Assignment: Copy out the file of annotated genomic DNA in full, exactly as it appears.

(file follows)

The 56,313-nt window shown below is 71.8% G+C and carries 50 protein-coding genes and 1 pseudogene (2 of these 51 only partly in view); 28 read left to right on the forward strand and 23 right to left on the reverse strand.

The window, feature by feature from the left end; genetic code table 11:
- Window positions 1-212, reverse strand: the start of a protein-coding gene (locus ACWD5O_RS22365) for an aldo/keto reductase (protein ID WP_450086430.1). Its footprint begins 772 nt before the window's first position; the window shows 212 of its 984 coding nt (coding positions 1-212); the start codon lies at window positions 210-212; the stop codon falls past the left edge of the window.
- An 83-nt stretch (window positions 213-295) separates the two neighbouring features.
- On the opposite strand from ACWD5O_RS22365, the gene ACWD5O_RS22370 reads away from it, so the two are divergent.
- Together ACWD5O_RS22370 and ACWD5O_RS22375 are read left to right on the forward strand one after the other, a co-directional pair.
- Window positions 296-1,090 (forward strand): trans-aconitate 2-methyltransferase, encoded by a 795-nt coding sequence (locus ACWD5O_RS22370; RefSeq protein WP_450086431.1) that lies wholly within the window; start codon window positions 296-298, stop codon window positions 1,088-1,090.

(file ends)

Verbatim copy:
The 56,313-nt window shown below is 71.8% G+C and carries 50 protein-coding genes and 1 pseudogene (2 of these 51 only partly in view); 28 read left to right on the forward strand and 23 right to left on the reverse strand.

The window, feature by feature from the left end; genetic code table 11:
- Window positions 1-212, reverse strand: the start of a protein-coding gene (locus ACWD5O_RS22365) for an aldo/keto reductase (protein ID WP_450086430.1). Its footprint begins 772 nt before the window's first position; the window shows 212 of its 984 coding nt (coding positions 1-212); the start codon lies at window positions 210-212; the stop codon falls past the left edge of the window.
- An 83-nt stretch (window positions 213-295) separates the two neighbouring features.
- On the opposite strand from ACWD5O_RS22365, the gene ACWD5O_RS22370 reads away from it, so the two are divergent.
- Together ACWD5O_RS22370 and ACWD5O_RS22375 are read left to right on the forward strand one after the other, a co-directional pair.
- Window positions 296-1,090 (forward strand): trans-aconitate 2-methyltransferase, encoded by a 795-nt coding sequence (locus ACWD5O_RS22370; RefSeq protein WP_450086431.1) that lies wholly within the window; start codon window positions 296-298, stop codon window positions 1,088-1,090.